After eating foods that can make your pee smell, you might notice that your urine smells strong as soon as 15-minutes after eating asparagus, but do not worry, the max that it may stick around will only be up to maybe 14 hours. And guys, you might also notice that asparagus can make your guy fluids (like sweat and semen) smell pungent too.
The important thing to remember is…
Asparagus is healthy food. If the smell bothers you, try limiting weekly servings, and rest assured that your fluids will return to smelling normal after a few hours.
Duh…Beans are not the only musical fruit.
Certain green leafy vegetables such as asparagus, brussels sprouts, broccoli, and cabbage are also known to cause excess gas. Like beans, these vegetables contain complex sugars called raffinose found in foods that may cause gas. While beans contain large amounts of this complex sugar, smaller amounts of raffinose are found in asparagus and other green leafy vegetables, and whole grains.
One final note that I do is to cook the wild rice in chicken stock. Cooking it in this way adds another layer of flavor that gives the soup a little extra boost of deliciousness.
Oh, and if you can afford it, buy native lake-harvested, wood-parched wild rice from Minnesota. The flavor and texture are far superior to the commercially harvested hybrid version.
To give your soup an authentic taste of Minnesota, I recommend trying Native Harvest Wild Rice.*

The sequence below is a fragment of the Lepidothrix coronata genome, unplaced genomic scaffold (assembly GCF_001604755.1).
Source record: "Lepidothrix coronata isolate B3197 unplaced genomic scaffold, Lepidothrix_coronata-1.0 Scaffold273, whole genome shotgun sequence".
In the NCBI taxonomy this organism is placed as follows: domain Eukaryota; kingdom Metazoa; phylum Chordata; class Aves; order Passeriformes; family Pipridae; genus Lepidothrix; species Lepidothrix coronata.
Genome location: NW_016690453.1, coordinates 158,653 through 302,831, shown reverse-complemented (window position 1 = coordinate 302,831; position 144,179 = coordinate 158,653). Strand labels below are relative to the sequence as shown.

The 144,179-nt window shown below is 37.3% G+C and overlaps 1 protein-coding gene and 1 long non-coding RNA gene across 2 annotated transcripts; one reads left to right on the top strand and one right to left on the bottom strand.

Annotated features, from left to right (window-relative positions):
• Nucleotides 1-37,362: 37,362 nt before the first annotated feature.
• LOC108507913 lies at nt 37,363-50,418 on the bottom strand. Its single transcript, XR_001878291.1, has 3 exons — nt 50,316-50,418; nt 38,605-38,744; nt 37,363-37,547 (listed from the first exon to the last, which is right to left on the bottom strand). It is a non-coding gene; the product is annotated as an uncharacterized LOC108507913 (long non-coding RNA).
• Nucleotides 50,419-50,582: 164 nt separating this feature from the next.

P.S. Did you try this recipe? If you did, how did you make it? Exactly like I did, or did you put your own unique spin on it? Let me know in the comments below. I’d love to hear from you. ♥
Note: *Please note that I am not an affiliate for Native Harvest Wild Rice, I don’t make a penny from giving my stamp of approval or suggesting that you purchase from them, but I have bought and do use their wild rice at our house. It’s great. You’ll love it!
Cream of Asparagus, Crab & Wild Rice Soup
- Dutch Oven or Large Heavy Pot
- Utensils (whisk, ladle, measuring cups and spoons)
- 1 cup Wild Rice cooked (approximately 1/3 cup uncooked) 
- 1 medium Onion chopped
- 1 Celery rib finely chopped
- 2 tablespoons butter
- 3 tablespoons gluten-free all-purpose Flour
- 3 cups chicken broth
- 2 cups Half-n-Half Cream
- ½ teaspoon Gluten-Free Seasoned Salt
- ½ teaspoon Salt
- ½ teaspoon Pepper
- ¼ teaspoon Nutmeg
- 8 ounces Asparagus Spears cut into bite-size pieces (approx. ¾-inch pieces)
- 12 ounces Lump Crabmeat 
- Parsley fresh, chopped, optional*
- Cracked Pepper optional*
- In a large heavy pot or Dutch Oven, cook the onion and celery in butter until translucent. Whisk in the flour until blended, cooking until bubbly 1-2 minutes. Gradually add the broth whisking to combine, then add the half-n-half. Bring the mixture to a boil, reduce heat to medium-low, cook and stir for 3-4 minutes or until thickened. Stir in the seasoning, salt, pepper, and nutmeg.
- Add the pre-cooked rice, crab meat, and the asparagus to the thickened broth mixture, stirring to incorporate. Simmer on low heat uncovered for 10-12 minutes to allow the flavors to begin to develop. Adjust the soupiness to desired consistency by adding more chicken stock.
- Continue to simmer over low heat until ready to serve. Ladle into bowls. If desired, top with a sprinkle of chopped fresh parsley and cracked pepper. Serve and enjoy now or freeze to reheat later! 
 May substitute imitation crab found in the fresh or frozen meat section.
 Store in the refrigerator for up to three days or freeze up to three months in a tightly sealed container, allowing 1-inch headspace. When reheating, heat slowly adding more chicken stock, as the rice will absorb the liquid.
(Nutritional values are an approximation. Actual nutritional values may vary due to preparation techniques, variations related to suppliers, regional and seasonal differences, or rounding.)